September 8, 1857
Davenport, Iowa
United States
Paula Hyman
Paula Hyman

Paula Hyman’s work as a historian recovered the stories of Jewish women’s pasts, while her work as a member of Ezrat Nashim helped create new possibilities for their future by pushing the Conservative Movement to ordain women rabbis.

September 30, 1946
Boston, Massachusetts
United States
Libbie Henrietta Hyman
Libbie Henrietta Hyman

Libbie Henrietta Hyman spent her career researching and writing the definitive texts on invertebrates, a monumental effort.

December 6, 1888
Des Moines, Iowa
United States
Rebekah Gumpert Hyneman

In her poems, essays, and short stories, Rebekah Gumpert Hyneman urged her fellow Jews to resist assimilation and understand the power and beauty of their tradition.

September 8, 1812
Philadelphia, Pennsylvania
United States
Edith Somborn Isaacs

Edith Somborn Isaacs made an impact on New York City both through her own volunteerism and by successfully running her husband’s campaigns for public office.

June 18, 1884
New York, New York
United States
Blanche Frank Ittleson

Blanche Frank Ittleson’s pioneering work in treating and teaching mentally challenged and emotionally disturbed children opened new possibilities for struggling children and their families.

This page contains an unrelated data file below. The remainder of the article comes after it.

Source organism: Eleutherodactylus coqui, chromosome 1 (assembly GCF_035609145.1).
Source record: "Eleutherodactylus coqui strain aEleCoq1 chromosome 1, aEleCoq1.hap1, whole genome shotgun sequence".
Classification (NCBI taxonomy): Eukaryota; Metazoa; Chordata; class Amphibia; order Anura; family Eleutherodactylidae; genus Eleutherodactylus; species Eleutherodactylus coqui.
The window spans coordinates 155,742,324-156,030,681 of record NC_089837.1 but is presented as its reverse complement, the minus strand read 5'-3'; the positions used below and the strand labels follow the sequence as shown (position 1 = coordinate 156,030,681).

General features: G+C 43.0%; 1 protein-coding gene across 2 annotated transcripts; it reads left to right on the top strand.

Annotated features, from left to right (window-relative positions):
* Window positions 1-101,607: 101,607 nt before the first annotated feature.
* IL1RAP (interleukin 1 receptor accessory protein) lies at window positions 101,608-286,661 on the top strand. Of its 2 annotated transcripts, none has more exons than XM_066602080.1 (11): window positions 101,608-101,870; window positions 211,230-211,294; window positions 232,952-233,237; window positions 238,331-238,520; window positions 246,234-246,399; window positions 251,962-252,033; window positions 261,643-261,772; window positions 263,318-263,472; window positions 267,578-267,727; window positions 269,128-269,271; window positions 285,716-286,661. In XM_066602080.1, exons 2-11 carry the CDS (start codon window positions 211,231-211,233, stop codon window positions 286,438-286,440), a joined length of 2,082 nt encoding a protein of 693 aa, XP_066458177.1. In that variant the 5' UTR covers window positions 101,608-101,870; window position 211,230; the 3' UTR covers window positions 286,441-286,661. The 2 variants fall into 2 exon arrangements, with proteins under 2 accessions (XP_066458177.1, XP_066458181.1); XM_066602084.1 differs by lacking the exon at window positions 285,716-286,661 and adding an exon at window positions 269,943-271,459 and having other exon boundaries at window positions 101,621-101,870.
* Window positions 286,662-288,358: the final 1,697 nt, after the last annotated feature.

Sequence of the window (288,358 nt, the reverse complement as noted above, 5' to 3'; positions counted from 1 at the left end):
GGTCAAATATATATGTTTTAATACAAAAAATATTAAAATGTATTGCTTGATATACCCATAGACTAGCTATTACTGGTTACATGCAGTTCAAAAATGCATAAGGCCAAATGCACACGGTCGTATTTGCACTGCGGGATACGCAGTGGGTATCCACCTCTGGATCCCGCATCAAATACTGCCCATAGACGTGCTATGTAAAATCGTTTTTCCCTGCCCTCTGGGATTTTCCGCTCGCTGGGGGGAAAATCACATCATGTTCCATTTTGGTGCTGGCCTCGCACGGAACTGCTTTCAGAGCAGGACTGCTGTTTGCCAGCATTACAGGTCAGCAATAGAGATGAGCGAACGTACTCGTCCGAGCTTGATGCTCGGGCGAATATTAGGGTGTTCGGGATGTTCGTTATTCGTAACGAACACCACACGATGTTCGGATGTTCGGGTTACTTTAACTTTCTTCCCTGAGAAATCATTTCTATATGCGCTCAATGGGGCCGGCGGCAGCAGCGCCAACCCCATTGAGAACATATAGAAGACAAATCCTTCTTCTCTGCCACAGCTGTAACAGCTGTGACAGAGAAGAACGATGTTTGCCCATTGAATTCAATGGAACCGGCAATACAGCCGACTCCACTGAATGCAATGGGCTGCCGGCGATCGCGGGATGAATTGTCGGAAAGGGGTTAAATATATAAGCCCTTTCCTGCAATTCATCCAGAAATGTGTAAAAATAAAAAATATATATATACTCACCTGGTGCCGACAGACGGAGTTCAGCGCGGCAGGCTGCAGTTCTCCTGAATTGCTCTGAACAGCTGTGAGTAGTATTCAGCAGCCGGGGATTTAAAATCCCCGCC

September 27, 1875
St. Louis, Missouri
United States
Shulamit Izen
Shulamit Izen

After realizing at an early age that she was a lesbian, Shulamit Izen devoted herself to creating a supportive environment for Jewish GLBTQ teens.

1984
Lexington, Massachusetts
United States
Anne Jackson
Anne Jackson

Motivated by a desire to experience life and have her voice heard, Anne Jackson participated in community activism ranging from the March on Washington to Holocaust education.

1909
Chelsea, Massachusetts
United States
Lotte Jacobi cover
Lotte Jacobi

A fourth-generation photographer, Lotte Jacobi became known for capturing her subjects, no matter how famous or iconic, in honest, unguarded moments.

August 17, 1896
Thorn
Germany
Rose Gell Jacobs

Rose Gell Jacobs led Hadassah through the early days of WWII, overseeing the organization’s shift from creating medical services in Palestine to rescuing thousands of Jews from war-torn Europe.

September 10, 1888